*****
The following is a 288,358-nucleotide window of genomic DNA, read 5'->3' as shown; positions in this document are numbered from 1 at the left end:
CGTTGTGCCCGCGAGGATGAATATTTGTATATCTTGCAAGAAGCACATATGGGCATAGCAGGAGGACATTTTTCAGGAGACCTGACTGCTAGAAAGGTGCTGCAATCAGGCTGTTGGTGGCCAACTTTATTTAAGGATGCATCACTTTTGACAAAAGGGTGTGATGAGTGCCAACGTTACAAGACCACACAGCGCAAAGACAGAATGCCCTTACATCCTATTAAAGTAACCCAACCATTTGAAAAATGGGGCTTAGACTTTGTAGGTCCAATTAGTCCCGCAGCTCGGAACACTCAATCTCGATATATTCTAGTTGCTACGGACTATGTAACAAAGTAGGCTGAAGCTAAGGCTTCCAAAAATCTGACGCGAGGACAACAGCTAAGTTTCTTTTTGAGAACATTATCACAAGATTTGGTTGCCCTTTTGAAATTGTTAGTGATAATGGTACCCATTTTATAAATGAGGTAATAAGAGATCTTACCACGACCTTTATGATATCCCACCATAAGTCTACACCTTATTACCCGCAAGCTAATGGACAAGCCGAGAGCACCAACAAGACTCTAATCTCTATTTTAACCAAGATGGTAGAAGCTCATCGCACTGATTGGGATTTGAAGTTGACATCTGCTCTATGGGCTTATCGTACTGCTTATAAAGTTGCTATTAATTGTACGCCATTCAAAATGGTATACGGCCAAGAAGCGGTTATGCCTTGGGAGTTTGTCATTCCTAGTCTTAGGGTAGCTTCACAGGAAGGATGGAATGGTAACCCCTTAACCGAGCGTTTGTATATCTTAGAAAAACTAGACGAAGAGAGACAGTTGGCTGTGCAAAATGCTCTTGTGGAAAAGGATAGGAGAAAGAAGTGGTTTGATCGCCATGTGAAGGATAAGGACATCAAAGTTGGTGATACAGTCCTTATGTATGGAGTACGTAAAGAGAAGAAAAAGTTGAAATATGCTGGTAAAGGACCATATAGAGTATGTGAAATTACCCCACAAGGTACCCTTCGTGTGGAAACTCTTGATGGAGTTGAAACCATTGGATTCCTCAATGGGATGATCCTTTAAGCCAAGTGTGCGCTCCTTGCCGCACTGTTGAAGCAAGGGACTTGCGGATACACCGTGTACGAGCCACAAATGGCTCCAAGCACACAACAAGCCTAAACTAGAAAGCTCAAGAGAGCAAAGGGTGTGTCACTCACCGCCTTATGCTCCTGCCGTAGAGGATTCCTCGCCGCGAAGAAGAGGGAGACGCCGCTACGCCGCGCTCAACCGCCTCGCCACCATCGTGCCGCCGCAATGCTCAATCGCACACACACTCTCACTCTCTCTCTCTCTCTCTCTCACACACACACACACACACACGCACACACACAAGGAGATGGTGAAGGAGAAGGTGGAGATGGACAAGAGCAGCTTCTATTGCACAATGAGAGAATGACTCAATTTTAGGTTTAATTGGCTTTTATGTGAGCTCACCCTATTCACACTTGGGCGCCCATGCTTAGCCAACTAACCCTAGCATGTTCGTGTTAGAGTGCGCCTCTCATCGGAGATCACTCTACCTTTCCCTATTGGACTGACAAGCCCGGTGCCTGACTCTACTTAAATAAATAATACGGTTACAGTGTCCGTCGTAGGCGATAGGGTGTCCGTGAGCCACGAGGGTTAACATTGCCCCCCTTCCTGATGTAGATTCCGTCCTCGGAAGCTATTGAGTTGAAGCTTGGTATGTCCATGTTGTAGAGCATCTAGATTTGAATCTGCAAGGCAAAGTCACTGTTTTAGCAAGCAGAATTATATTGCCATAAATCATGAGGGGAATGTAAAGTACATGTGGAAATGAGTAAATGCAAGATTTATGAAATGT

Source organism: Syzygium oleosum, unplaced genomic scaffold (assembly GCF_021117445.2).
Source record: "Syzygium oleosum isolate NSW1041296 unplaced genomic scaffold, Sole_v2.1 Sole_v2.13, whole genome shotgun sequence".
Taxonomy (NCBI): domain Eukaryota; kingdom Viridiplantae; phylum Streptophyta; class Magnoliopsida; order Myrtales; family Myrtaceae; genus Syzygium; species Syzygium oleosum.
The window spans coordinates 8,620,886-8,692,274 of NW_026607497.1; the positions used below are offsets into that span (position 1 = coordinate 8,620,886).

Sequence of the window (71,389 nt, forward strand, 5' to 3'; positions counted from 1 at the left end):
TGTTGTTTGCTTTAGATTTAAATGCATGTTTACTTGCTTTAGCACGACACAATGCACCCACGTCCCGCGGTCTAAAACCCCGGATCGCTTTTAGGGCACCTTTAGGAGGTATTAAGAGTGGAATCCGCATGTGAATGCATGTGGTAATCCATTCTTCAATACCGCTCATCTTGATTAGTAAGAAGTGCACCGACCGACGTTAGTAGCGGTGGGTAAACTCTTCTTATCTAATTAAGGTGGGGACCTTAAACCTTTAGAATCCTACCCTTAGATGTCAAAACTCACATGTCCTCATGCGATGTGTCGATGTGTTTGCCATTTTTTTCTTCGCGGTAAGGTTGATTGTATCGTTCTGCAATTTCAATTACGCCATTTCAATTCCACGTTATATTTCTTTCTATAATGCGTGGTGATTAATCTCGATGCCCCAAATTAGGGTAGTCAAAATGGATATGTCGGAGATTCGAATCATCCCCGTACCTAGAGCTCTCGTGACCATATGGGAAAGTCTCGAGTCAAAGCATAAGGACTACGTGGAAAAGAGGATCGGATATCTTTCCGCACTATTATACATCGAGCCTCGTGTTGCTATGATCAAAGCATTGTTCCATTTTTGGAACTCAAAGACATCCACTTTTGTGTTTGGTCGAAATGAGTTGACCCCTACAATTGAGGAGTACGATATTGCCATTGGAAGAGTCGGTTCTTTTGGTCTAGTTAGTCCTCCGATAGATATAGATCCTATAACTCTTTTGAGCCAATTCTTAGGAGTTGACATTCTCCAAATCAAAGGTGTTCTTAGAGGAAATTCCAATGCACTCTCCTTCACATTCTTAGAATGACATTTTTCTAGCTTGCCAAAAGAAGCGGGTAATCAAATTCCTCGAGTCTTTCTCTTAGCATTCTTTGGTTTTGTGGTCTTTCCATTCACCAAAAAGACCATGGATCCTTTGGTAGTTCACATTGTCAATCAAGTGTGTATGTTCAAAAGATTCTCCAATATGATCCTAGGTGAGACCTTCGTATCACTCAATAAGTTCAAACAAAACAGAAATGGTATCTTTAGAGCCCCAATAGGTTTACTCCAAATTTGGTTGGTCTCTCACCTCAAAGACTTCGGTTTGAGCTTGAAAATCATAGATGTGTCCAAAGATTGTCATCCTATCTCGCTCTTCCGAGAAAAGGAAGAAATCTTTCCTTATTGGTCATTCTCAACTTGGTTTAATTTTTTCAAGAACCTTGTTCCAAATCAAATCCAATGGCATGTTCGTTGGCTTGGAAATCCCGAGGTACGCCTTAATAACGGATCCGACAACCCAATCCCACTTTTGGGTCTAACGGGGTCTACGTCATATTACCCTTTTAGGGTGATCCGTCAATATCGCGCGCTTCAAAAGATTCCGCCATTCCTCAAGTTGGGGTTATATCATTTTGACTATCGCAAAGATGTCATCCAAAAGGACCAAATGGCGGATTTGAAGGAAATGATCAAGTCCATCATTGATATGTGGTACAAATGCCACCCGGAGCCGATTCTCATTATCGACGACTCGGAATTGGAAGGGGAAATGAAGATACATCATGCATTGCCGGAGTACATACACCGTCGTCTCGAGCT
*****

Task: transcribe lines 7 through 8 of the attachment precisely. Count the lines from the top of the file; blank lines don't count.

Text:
Sequence of the window (71,389 nt, forward strand, 5' to 3'; positions counted from 1 at the left end):
TGTTGTTTGCTTTAGATTTAAATGCATGTTTACTTGCTTTAGCACGACACAATGCACCCACGTCCCGCGGTCTAAAACCCCGGATCGCTTTTAGGGCACCTTTAGGAGGTATTAAGAGTGGAATCCGCATGTGAATGCATGTGGTAATCCATTCTTCAATACCGCTCATCTTGATTAGTAAGAAGTGCACCGACCGACGTTAGTAGCGGTGGGTAAACTCTTCTTATCTAATTAAGGTGGGGACCTTAAACCTTTAGAATCCTACCCTTAGATGTCAAAACTCACATGTCCTCATGCGATGTGTCGATGTGTTTGCCATTTTTTTCTTCGCGGTAAGGTTGATTGTATCGTTCTGCAATTTCAATTACGCCATTTCAATTCCACGTTATATTTCTTTCTATAATGCGTGGTGATTAATCTCGATGCCCCAAATTAGGGTAGTCAAAATGGATATGTCGGAGATTCGAATCATCCCCGTACCTAGAGCTCTCGTGACCATATGGGAAAGTCTCGAGTCAAAGCATAAGGACTACGTGGAAAAGAGGATCGGATATCTTTCCGCACTATTATACATCGAGCCTCGTGTTGCTATGATCAAAGCATTGTTCCATTTTTGGAACTCAAAGACATCCACTTTTGTGTTTGGTCGAAATGAGTTGACCCCTACAATTGAGGAGTACGATATTGCCATTGGAAGAGTCGGTTCTTTTGGTCTAGTTAGTCCTCCGATAGATATAGATCCTATAACTCTTTTGAGCCAATTCTTAGGAGTTGACATTCTCCAAATCAAAGGTGTTCTTAGAGGAAATTCCAATGCACTCTCCTTCACATTCTTAGAATGACATTTTTCTAGCTTGCCAAAAGAAGCGGGTAATCAAATTCCTCGAGTCTTTCTCTTAGCATTCTTTGGTTTTGTGGTCTTTCCATTCACCAAAAAGACCATGGATCCTTTGGTAGTTCACATTGTCAATCAAGTGTGTATGTTCAAAAGATTCTCCAATATGATCCTAGGTGAGACCTTCGTATCACTCAATAAGTTCAAACAAAACAGAAATGGTATCTTTAGAGCCCCAATAGGTTTACTCCAAATTTGGTTGGTCTCTCACCTCAAAGACTTCGGTTTGAGCTTGAAAATCATAGATGTGTCCAAAGATTGTCATCCTATCTCGCTCTTCCGAGAAAAGGAAGAAATCTTTCCTTATTGGTCATTCTCAACTTGGTTTAATTTTTTCAAGAACCTTGTTCCAAATCAAATCCAATGGCATGTTCGTTGGCTTGGAAATCCCGAGGTACGCCTTAATAACGGATCCGACAACCCAATCCCACTTTTGGGTCTAACGGGGTCTACGTCATATTACCCTTTTAGGGTGATCCGTCAATATCGCGCGCTTCAAAAGATTCCGCCATTCCTCAAGTTGGGGTTATATCATTTTGACTATCGCAAAGATGTCATCCAAAAGGACCAAATGGCGGATTTGAAGGAAATGATCAAGTCCATCATTGATATGTGGTACAAATGCCACCCGGAGCCGATTCTCATTATCGACGACTCGGAATTGGAAGGGGAAATGAAGATACATCATGCATTGCCGGAGTACATACACCGTCGTCTCGAGCT